DONETSK, UKRAINE - FEBRUARY 11, 2022: Denis Pushilin, head of the Donetsk People's Republic (DPR), holds a briefing on the situation in the republic. Pushilin and other Russian backed officials in the region have been making escalatory false claims

DONETSK, UKRAINE - FEBRUARY 11, 2022: Denis Pushilin, head of the Donetsk People's Republic (DPR), holds a briefing on the situation in the republic. Pushilin and other Russian backed officials in the region have been making escalatory false claims Photo by Nikolai Trishin\TASS via Getty Images

Just Whom Would a Russian 'False Flag' Operation Seek to Convince?

Russians themselves are likely the main target of the recent crescendo of disinformation, mostly from Moscow-backed separatists in Ukraine.

Just whom would a Russian “false flag” operation seek to convince? Western audiences have been warned for weeks that Moscow may try to stage a purported provocation for invading Ukraine—but foreigners may not be Vladimir Putin’s target.

Russians are living in a completely different information environment than their Western counterparts, especially when it comes to Ukraine. Over the last several months, the country’s largely state-controlled media has been rife with statements from Russian proxy forces.

Denis Pushilin, who heads the Donetsk People’s Republic, or DNR; Leonid Pasechnik, leader of the Russia-backed Luhansk People's Republic, or LPR, and their subordinates like LPR official Ivan Filiponenko, have been laying the groundwork for false claims that Ukrainians have attacked Russian forces.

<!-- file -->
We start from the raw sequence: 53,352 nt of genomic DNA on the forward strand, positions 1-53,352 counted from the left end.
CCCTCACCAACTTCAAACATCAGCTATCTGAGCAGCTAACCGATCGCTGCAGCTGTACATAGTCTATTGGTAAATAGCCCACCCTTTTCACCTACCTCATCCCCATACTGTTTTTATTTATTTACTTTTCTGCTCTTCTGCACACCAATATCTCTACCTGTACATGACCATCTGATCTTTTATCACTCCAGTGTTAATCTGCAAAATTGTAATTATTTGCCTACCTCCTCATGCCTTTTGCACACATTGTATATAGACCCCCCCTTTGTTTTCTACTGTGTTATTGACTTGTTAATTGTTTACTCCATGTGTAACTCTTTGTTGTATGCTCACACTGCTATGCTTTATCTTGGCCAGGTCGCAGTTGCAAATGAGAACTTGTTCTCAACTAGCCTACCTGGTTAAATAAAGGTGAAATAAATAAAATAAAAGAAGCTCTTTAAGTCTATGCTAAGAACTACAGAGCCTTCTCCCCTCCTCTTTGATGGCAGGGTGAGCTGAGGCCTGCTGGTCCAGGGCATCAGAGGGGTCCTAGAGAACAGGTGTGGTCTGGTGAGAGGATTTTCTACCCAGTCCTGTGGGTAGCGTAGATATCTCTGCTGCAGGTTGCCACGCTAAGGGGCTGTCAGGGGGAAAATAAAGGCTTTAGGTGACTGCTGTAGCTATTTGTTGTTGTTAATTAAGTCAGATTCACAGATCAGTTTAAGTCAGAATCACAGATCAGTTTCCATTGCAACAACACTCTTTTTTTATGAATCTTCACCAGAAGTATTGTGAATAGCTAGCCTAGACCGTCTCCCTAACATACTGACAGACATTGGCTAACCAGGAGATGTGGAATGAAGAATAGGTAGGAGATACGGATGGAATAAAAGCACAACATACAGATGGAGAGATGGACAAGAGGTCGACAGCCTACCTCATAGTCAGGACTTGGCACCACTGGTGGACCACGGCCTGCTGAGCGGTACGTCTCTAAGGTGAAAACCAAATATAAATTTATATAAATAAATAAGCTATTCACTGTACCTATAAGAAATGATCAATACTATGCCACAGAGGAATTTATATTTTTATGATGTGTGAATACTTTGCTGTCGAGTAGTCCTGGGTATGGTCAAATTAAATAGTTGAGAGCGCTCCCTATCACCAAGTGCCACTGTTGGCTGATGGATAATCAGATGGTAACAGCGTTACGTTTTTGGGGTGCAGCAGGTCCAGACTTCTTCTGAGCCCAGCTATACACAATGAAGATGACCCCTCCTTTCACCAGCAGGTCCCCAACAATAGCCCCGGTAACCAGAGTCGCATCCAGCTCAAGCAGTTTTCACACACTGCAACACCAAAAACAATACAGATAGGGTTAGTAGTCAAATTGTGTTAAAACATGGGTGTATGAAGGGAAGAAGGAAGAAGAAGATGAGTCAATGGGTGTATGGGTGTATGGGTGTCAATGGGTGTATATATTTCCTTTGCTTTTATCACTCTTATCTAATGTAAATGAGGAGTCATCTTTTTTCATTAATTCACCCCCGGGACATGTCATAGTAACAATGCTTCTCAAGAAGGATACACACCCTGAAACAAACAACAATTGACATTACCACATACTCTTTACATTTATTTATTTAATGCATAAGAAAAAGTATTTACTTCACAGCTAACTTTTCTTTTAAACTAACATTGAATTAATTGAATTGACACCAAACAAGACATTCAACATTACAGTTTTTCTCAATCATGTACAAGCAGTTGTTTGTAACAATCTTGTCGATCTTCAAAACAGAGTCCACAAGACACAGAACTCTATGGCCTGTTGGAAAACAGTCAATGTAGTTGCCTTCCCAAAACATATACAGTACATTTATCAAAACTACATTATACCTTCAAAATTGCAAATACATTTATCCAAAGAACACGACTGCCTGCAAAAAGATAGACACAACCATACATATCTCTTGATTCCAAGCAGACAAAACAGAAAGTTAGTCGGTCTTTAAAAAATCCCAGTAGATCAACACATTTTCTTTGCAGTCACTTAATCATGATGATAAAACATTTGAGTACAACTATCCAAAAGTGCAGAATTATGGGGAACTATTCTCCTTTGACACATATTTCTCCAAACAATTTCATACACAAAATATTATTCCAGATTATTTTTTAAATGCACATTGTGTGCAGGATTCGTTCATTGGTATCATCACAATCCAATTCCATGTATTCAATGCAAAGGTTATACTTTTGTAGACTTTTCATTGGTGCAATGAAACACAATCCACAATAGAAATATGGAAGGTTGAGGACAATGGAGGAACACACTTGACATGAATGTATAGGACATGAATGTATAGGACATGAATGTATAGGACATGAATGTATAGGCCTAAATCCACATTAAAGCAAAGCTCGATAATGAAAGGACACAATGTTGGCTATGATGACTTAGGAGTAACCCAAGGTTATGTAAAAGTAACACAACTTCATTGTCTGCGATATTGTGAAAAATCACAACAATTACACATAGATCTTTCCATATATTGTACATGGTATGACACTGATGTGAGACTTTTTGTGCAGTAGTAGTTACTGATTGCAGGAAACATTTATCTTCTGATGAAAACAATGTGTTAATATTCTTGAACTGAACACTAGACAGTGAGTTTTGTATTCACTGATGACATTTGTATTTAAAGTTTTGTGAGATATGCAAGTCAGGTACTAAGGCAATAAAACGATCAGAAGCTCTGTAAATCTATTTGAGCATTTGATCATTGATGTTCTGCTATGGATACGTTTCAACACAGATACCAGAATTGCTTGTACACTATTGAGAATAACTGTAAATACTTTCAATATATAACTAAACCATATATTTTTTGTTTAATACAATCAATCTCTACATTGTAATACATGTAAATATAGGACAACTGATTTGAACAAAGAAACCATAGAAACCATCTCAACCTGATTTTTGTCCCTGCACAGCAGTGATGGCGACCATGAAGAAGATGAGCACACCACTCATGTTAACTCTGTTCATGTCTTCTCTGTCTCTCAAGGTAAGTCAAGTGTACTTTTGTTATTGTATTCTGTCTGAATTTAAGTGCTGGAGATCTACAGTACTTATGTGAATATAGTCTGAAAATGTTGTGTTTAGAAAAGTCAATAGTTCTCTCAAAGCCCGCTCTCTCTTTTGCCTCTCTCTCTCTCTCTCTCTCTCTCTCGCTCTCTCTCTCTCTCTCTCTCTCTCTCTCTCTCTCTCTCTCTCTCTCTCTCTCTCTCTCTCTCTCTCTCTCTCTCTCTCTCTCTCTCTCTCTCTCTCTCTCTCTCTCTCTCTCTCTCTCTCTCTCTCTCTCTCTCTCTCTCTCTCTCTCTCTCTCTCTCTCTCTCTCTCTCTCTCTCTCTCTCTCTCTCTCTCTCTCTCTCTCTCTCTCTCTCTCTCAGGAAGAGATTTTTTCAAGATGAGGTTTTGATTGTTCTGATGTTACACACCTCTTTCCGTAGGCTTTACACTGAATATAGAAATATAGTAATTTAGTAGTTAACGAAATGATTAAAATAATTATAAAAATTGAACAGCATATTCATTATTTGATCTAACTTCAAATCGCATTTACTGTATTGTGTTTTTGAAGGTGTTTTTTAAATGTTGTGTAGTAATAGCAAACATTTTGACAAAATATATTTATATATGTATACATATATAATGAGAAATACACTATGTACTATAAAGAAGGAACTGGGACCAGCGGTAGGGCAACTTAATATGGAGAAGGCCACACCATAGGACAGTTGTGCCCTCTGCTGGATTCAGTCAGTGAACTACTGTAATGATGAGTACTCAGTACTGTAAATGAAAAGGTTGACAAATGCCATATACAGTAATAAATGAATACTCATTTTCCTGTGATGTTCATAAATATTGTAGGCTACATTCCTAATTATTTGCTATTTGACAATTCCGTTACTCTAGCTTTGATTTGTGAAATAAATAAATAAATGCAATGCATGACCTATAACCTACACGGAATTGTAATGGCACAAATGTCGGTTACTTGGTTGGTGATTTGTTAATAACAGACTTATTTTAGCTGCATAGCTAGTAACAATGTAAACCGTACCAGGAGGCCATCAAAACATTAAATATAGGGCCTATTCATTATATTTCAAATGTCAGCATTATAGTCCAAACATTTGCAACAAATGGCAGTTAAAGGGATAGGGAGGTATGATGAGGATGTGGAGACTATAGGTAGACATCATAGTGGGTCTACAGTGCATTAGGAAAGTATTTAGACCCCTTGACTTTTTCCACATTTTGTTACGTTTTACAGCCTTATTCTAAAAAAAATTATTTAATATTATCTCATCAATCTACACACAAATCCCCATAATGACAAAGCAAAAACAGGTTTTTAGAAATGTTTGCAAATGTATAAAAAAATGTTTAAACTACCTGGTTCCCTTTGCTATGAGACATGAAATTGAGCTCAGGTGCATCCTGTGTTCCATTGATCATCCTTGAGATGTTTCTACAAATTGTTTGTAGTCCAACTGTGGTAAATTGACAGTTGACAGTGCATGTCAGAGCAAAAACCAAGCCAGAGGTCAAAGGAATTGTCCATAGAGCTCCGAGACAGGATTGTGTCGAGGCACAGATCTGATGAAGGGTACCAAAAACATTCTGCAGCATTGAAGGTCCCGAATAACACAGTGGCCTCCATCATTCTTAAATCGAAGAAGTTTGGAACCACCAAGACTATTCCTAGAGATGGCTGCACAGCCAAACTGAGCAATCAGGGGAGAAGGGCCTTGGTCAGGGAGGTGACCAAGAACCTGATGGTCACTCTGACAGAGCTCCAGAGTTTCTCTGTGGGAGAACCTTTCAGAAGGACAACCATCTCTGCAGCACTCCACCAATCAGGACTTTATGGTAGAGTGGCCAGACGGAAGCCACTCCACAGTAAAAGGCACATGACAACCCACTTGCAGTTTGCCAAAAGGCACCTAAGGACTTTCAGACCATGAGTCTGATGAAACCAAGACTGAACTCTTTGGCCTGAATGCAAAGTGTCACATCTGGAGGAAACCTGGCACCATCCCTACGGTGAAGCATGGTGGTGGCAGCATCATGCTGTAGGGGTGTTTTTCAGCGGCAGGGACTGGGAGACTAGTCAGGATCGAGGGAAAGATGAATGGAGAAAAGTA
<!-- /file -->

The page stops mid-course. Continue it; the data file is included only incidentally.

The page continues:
Russian separatists’ claims about Ukrainian government activity are a regular feature of the eight-year conflict. They frequently proffer accusations about violations of the Minsk II ceasefire agreement. But as Russian military forces have been building up on the Ukrainian border, these public comments have become more and more extreme. 

In November, Russian separatist forces claimed that the United States had shipped botulism toxins to the government in Kiev. In December, they claimed that Ukraine was pushing heavy military equipment and Ukrainian forces into the region at a rate not seen since 2014. 

In January, they claimed that Ukrainian forces had set up headquarters in school houses and that they were placing mines and explosive devices in schools elsewhere. They said that Ukraine has been working with the United States to plan attacks on separatist and civilian targets in the Russian-held region, and that Ukrainian soldiers were firing machine guns at apartment buildings. 

This month has brought the most outlandish claims yet, including accusations that Ukrainian forces are finalizing plans for airstrikes and a major offensive against separatist forces. They also claimed that the Ukrainian government had asked embassies around the world to forcibly return fighting-age Ukrainian men to prepare for the coming military strike,  and that the government was evacuating Ukrainian citizens from the places it intended to strike. Other claims said the British government was working with Ukrainian forces to stage a terrorist attack according to these Kremlin-backed separatists, and that Ukraine was blocking humanitarian assistance. And last week, Pushilin claimed that his forces had discovered more than 100 mass graves complete with the bodies of women and children.